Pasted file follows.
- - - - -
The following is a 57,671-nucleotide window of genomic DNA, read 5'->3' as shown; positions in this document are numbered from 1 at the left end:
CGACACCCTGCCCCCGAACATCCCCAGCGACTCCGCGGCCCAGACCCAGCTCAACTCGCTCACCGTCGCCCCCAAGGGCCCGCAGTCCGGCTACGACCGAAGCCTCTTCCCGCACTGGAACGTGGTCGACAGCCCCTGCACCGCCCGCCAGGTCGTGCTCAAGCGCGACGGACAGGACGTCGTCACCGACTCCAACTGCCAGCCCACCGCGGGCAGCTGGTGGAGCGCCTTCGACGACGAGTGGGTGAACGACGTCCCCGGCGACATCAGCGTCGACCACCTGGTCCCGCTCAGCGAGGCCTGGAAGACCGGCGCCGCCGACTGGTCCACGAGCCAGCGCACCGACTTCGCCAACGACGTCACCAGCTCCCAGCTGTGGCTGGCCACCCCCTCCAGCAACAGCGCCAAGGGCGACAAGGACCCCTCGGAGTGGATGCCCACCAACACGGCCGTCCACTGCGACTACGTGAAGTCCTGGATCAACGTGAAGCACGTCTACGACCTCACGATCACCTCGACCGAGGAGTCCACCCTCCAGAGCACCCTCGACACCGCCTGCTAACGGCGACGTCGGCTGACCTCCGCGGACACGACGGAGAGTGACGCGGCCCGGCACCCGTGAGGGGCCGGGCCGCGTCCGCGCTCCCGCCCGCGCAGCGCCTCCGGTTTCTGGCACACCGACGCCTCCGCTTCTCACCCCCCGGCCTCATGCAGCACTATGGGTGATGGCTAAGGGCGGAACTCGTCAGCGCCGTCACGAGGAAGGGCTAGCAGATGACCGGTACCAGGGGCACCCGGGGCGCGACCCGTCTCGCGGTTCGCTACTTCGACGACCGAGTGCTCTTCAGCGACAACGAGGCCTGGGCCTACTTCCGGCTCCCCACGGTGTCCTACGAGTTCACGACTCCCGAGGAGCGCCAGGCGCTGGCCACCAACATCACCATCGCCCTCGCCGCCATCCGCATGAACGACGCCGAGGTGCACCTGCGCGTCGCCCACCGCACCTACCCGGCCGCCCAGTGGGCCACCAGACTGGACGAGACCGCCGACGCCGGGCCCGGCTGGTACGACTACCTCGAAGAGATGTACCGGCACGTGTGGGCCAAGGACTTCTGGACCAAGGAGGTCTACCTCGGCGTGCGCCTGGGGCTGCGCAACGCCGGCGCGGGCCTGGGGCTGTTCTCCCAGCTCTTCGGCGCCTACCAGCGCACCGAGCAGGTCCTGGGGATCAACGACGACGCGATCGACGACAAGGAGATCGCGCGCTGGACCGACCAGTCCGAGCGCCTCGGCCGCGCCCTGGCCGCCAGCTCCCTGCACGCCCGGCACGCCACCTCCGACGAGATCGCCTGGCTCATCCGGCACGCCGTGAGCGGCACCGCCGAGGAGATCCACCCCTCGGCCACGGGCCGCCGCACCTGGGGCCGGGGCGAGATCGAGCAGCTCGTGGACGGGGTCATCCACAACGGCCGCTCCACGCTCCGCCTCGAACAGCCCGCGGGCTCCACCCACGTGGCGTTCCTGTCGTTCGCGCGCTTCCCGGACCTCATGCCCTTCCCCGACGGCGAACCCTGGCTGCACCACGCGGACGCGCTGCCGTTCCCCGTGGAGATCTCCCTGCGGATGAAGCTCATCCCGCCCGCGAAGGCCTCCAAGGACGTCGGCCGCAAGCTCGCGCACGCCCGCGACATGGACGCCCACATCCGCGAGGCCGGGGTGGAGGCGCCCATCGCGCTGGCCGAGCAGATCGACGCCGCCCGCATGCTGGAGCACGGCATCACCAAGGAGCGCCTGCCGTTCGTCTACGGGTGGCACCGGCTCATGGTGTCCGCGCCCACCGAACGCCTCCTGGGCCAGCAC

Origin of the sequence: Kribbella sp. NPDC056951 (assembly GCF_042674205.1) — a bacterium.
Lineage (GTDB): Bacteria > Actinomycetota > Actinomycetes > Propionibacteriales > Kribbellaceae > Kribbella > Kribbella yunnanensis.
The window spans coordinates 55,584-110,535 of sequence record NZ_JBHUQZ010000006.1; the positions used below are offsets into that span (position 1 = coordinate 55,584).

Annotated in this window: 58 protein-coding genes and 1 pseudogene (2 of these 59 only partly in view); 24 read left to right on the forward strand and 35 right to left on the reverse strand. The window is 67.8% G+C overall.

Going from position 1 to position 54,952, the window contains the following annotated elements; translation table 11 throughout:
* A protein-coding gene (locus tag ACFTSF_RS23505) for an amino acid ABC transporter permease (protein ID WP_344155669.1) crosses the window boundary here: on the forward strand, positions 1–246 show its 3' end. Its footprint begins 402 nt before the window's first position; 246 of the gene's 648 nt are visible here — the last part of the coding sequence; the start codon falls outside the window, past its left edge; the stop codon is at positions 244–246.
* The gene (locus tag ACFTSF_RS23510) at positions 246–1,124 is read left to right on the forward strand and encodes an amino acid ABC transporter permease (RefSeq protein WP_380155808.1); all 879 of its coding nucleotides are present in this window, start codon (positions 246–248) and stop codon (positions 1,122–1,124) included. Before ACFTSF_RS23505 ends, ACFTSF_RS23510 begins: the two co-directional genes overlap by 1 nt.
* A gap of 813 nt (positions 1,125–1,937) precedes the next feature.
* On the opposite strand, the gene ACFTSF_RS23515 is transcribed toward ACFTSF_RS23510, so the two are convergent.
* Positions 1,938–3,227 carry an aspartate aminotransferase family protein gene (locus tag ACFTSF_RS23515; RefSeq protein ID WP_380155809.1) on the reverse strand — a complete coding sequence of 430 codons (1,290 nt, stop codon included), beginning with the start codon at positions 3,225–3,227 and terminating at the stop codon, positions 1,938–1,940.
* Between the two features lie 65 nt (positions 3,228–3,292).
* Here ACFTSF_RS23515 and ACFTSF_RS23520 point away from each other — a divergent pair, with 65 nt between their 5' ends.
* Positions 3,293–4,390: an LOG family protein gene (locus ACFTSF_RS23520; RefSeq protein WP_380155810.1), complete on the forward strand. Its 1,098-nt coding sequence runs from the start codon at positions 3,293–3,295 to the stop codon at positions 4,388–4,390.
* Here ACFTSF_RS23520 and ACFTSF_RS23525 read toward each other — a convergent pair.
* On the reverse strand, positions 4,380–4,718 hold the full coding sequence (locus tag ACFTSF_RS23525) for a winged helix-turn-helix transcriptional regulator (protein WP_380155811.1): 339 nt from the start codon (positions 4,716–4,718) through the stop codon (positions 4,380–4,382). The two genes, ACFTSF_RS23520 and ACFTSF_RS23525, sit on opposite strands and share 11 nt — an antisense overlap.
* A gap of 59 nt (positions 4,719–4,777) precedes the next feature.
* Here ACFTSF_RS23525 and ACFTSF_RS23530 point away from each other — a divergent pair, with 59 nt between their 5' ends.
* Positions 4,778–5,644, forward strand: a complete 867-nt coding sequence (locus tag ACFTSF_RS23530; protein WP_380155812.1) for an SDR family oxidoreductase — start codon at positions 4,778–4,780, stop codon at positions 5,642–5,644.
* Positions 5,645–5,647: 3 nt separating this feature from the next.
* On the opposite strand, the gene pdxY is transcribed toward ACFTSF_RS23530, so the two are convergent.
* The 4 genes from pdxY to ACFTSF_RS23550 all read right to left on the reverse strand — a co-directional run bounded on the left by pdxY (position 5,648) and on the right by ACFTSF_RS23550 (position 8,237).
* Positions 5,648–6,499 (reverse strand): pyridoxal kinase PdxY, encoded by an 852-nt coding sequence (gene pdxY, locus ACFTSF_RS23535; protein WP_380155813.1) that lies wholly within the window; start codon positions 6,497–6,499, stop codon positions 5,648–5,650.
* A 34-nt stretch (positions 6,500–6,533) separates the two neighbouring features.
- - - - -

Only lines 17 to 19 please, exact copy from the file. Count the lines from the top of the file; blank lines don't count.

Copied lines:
* On the reverse strand, positions 4,380–4,718 hold the full coding sequence (locus tag ACFTSF_RS23525) for a winged helix-turn-helix transcriptional regulator (protein WP_380155811.1): 339 nt from the start codon (positions 4,716–4,718) through the stop codon (positions 4,380–4,382). The two genes, ACFTSF_RS23520 and ACFTSF_RS23525, sit on opposite strands and share 11 nt — an antisense overlap.
* A gap of 59 nt (positions 4,719–4,777) precedes the next feature.
* Here ACFTSF_RS23525 and ACFTSF_RS23530 point away from each other — a divergent pair, with 59 nt between their 5' ends.